Unlocking the mystery of the Four Corners Hot Spot

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Unlocking the mystery of the Four Corners Hot Spot

Scientists zero in on the culprits behind a giant plume of greenhouse gases
A photograph of laptop computer screen shows a storage tank spewing methane gas as seen from a thermal camera imaging system operated by Andrew Thorpe of NASA’s Jet Propulsion Laboratory next to a natural gas facility near Aztec, N.M.
Natural gas production facilities outside of Bloomfield, N.M., in the San Juan Basin area where researchers are studying methane levels.
Gabrielle Petron, a climate scientist from the University of Colorado Boulder, working in NOAA’s Earth System Research Laboratory, monitors methane levels along South Fork Texas Creek, in Bayfield, using the NOAA mobile Laboratory.
Aircraft used for monitoring regional methane levels are at the ready at La Plata County Airport. Eric Kort, a climate expert with the University of Michigan, explains how the aircraft play a critical role in the regional air quality study of the San Juan Basin.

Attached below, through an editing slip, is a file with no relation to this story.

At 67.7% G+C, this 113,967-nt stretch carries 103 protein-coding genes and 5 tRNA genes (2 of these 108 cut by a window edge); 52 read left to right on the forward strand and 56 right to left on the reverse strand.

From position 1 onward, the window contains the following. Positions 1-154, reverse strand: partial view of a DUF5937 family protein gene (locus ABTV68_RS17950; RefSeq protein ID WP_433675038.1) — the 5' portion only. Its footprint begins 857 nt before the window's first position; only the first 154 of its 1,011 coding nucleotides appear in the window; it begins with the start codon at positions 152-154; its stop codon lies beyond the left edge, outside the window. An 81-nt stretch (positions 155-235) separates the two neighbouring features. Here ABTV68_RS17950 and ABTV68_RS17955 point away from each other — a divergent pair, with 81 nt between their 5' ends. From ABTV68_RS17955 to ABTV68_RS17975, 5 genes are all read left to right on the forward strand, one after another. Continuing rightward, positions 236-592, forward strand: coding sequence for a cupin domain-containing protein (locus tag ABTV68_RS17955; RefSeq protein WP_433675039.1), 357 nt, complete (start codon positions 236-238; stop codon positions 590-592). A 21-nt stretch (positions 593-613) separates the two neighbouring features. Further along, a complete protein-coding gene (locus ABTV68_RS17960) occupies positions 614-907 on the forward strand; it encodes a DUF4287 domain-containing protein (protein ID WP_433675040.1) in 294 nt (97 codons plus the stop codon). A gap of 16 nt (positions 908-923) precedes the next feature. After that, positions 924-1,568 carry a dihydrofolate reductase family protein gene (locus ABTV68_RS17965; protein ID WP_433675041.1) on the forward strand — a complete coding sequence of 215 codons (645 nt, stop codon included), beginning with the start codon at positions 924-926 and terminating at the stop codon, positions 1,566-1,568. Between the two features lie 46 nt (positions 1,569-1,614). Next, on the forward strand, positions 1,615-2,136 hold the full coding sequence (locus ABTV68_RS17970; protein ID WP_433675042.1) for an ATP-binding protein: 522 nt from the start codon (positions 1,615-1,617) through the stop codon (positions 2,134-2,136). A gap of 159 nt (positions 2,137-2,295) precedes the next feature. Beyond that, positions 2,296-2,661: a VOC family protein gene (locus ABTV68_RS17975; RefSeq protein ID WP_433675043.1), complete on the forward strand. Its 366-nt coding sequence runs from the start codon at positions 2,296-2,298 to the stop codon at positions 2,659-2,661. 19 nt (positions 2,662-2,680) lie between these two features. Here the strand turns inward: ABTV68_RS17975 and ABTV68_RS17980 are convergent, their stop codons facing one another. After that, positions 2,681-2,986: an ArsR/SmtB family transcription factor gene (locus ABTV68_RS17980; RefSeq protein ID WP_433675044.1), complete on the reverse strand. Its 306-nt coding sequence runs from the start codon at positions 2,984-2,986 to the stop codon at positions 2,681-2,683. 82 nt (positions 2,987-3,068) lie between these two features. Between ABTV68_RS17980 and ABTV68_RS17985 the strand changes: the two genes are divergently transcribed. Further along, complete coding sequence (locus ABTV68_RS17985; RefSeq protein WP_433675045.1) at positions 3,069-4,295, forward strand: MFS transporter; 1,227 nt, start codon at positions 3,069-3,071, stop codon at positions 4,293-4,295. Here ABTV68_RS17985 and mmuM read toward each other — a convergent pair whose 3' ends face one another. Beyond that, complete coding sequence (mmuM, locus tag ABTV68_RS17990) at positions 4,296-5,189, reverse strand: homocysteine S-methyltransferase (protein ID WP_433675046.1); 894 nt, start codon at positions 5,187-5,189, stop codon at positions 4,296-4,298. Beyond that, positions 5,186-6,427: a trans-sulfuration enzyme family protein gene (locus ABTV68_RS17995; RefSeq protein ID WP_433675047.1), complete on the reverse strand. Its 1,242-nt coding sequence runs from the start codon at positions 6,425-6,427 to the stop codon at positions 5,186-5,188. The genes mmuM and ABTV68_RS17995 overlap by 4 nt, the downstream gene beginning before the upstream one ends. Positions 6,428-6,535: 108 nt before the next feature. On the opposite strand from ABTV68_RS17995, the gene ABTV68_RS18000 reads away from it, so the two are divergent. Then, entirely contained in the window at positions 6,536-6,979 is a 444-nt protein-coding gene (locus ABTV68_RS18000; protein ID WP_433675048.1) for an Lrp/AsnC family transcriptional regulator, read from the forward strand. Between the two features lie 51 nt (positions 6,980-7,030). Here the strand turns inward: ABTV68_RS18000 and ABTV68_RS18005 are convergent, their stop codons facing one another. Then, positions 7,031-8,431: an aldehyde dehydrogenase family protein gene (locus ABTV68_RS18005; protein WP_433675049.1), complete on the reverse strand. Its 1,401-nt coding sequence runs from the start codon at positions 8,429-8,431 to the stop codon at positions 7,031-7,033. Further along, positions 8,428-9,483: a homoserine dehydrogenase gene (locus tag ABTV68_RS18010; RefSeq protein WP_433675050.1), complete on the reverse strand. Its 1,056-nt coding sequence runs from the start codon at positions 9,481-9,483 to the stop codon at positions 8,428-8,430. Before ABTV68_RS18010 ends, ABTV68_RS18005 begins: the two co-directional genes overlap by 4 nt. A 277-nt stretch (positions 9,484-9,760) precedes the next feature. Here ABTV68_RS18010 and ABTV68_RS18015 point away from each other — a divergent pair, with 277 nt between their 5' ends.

Monitoring equipment in NOAA’s mobile lab checks area methane levels in real time adjacent to a point source, located in a residential neighborhood in Bayfield.
Colm Sweeney and Gabrielle Petron of NOAA, Eric Kort of the University of Michigan and Christian Frankenberg of NASA Jet Propulsion Laboratory on the tarmac of the Durango-La Plata County airport before the beginning of operations to study methane levels in the region.
An image provided by NASA/JPL-Caltech/University of Michigan shows that the Four Corners area, in red, left, is the major U.S. hot spot for methane emissions. Lighter colors represent higher levels of methane.
Eric Kort, Christian Frankenberg, Colm Sweeney and Gabrielle Petron speak on the tarmac of the Durango-La Plata County airport.
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